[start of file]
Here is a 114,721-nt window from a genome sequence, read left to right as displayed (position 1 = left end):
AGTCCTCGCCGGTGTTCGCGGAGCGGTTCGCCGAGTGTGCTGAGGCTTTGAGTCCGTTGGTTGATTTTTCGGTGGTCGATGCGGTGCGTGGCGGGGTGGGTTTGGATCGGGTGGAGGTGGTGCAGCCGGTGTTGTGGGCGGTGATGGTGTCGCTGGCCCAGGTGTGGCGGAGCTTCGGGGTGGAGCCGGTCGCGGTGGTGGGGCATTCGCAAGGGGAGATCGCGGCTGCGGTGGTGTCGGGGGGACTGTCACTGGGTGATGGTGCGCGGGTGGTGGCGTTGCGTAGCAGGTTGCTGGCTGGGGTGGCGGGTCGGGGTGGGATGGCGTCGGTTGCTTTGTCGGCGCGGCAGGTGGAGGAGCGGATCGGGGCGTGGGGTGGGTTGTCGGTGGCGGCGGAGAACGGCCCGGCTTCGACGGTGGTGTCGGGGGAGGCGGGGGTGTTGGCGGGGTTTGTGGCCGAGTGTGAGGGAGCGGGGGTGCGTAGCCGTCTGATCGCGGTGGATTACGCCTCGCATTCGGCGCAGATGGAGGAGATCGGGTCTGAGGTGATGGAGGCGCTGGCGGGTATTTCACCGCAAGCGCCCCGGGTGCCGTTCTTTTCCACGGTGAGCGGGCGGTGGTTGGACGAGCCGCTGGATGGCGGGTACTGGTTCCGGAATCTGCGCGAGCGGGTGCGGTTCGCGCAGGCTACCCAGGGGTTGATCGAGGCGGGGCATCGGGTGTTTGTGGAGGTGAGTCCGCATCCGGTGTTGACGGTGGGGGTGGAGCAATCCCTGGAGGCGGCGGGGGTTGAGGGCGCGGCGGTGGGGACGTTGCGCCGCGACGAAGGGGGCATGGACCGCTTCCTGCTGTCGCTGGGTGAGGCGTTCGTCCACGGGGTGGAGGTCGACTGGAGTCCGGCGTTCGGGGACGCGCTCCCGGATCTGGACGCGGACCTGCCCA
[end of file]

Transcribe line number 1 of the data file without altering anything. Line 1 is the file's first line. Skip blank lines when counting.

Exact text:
Here is a 114,721-nt window from a genome sequence, read left to right as displayed (position 1 = left end):